C-130A Hercules

With 2 aircraft always in the hangar, either for maintenance or training, the 5th and 6th aircraft effectively doubled the operational availability of the type and it was only fitting that the C-17s were attached to 36 Squadron, the RAAF’s leading heavy lift squadron which blazed the way with the mighty A-Model Hercs all those years ago.


You can see more on the C-17 HERE.



Golf is a game invented by the same people who think music comes out of bagpipes.



On the Thursday, (25July) we were back at Amberley for another ride, this time though it was a lot earlier in the morning and the flight was to be compliments of the RAAF. This timeEntrance to RAAF Amberley we were going aloft in one of the RAAF’s new KC-30A Multi Role Tanker Transports (MRTT), which are operated by 33 Sqn and which are a heavily modified Airbus A-330. Today we were to refuel a bunch of FA-18s. The KC-30A is fitted with two forms of air-to-air refuelling systems - an Aerial Refuelling Boom System (ARBS) mounted on the tail of the aircraft, (which comprises a 'fly-by-wire' boom refuel system) and a pair of all-electric refuelling pods underneath each wing. These pods unreel a hose-and-drogue to refuel probe-equipped aircraft. Both these systems are controlled by an Air Refuelling Operator who sits in the cockpit, not down the back as in the KC-135, and who can view the refuelling process on 2D and 3D screens.


RAAF KC-30 aircraft at Amberley


The Boom system, which was developed by the USAF can deliver fuel 3 times faster than the hose and drogue system, which was developed by the US Navy.


The KC-30A has a fuel capacity of more than 100 tonnes, and can remain miles from its home base for up to four hours with 50 tonnes of fuel available to offload. In its transport role, the KC-30A can carry 270 passengers in relative comfort, comes with under-floor cargo compartments and is able to accommodate 34,000kgs of military and civilian cargo pallets and containers.


Being a prime target itself, it carries an electronic warfare self-protection system against threats from surface-to-air missiles.

 RAAF retired Boeing 707 tanker

The RAAF ordered 5 of these aircraft to replace the 4 retired B707 aircraft which Hawker de Havilland had converted to tankers back in 1988. 4 of the new aircraft are already in service at Amberley with a 5th still at the Airbus Military Conversion Centre in Spain undergoing tests. While the under wing pods operate successfully, there is still a problem with the boom which has yet to be rectified (see HERE).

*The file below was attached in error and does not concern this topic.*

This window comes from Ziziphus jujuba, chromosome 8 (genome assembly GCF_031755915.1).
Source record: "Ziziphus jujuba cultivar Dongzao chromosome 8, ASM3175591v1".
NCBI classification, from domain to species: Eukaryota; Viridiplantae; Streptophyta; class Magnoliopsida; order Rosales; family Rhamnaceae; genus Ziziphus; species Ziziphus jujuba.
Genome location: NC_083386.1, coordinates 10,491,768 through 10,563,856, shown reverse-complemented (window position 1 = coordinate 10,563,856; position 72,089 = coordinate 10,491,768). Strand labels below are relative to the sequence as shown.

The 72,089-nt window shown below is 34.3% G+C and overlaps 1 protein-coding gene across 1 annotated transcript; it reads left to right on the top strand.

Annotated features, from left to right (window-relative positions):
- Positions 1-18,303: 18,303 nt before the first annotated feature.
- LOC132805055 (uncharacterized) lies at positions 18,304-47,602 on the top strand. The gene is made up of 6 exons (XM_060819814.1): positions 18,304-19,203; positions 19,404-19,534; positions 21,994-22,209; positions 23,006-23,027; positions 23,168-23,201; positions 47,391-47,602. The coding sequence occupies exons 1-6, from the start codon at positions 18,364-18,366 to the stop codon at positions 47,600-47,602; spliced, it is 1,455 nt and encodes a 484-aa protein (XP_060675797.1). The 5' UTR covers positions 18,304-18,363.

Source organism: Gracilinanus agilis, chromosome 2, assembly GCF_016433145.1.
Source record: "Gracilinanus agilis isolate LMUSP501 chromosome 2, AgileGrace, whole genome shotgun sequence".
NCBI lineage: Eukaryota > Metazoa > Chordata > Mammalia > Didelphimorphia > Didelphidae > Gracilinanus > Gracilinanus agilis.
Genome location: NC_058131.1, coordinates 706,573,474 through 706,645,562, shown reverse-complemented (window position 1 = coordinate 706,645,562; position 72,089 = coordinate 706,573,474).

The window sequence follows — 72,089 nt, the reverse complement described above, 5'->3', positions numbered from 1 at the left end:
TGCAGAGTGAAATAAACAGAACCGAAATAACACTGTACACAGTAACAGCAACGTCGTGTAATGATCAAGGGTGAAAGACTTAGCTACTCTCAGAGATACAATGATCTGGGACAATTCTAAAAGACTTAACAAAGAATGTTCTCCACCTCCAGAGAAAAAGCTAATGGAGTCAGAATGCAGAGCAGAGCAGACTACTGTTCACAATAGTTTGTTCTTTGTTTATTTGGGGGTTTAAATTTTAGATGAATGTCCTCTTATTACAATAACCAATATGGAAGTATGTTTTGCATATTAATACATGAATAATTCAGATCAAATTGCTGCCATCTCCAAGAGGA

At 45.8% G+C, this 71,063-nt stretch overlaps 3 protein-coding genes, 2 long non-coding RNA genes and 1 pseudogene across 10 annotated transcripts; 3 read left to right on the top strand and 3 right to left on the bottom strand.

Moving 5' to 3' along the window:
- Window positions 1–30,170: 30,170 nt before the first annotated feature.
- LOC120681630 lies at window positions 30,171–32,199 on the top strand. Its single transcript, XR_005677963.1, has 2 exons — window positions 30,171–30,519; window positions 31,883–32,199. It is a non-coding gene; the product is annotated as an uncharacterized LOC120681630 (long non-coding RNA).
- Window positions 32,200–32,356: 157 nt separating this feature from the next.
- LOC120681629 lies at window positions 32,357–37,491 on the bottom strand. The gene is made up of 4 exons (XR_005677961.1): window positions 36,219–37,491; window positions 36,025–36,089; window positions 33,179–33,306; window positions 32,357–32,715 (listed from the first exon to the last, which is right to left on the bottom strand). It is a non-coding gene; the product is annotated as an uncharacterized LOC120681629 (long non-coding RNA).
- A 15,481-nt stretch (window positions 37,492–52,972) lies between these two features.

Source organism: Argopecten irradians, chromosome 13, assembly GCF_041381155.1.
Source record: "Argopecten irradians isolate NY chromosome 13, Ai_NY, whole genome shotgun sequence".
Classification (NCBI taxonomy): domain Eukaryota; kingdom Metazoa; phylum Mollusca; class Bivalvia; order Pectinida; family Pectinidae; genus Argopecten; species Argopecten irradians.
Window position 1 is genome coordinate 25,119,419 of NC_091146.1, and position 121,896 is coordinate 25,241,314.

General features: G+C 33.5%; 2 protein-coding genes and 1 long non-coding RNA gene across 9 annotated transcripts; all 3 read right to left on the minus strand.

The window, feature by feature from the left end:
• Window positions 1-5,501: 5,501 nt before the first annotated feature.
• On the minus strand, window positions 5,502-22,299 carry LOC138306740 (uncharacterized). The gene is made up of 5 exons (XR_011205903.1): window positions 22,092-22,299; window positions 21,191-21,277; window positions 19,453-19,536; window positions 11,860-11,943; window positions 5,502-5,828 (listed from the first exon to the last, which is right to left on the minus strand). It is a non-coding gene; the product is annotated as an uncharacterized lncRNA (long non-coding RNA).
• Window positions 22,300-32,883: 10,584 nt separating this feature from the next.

The KC-30 is a relatively new aircraft with Australia being the lead customer so any problems the RAAF experiences with the aircraft are shared with the RAF, the UAE Air Force and the Royal Saudi Air Force who have also ordered the aircraft.


Once again, we were met at the gate at Amberley, this time by Eamon Hamilton who is the Air Lift Group's Public Affairs Officer and is normally based at Richmond. We were then taken to 33 Sqn’s crew room only to be told that unfortunately there was an hour’s delay so it was off to the Base AAFCANS for the morning heart starter cup of coffee. The AAFCANS, (Army, Air Force Canteen Service) which is the replacement for the long gone ASCO canteens, is, I’ve been reliably told, situated close to where the old Amberley Airman’s boozer once stood.


AAFCANS - replacement for ASCO


The quality and standard of food and drink offered in the AAFCANS as well as the surroundings, would put the old ASCO to shame. What was a surprise though was the number of people in the canteen mid-morning, quietly going about their business, holding group discussions, another obvious change in the culture of the modern Air Force.


Good thing!!!


Inside the Amberley AAFCANS


After we’d coffeed ourselves, it was back to 33 Sqn’s hangar and onto the aircraft which had been pre-flighted and was ready to go. This is where you experience a huge culture shock, no longer do you have to endure hours strapped to a red canvas side saddle seat, these days it’s like boarding an International Qantas flight, with the only thing missing being the inflight entertainment screens in the back of the seat in front.


On board the KC-30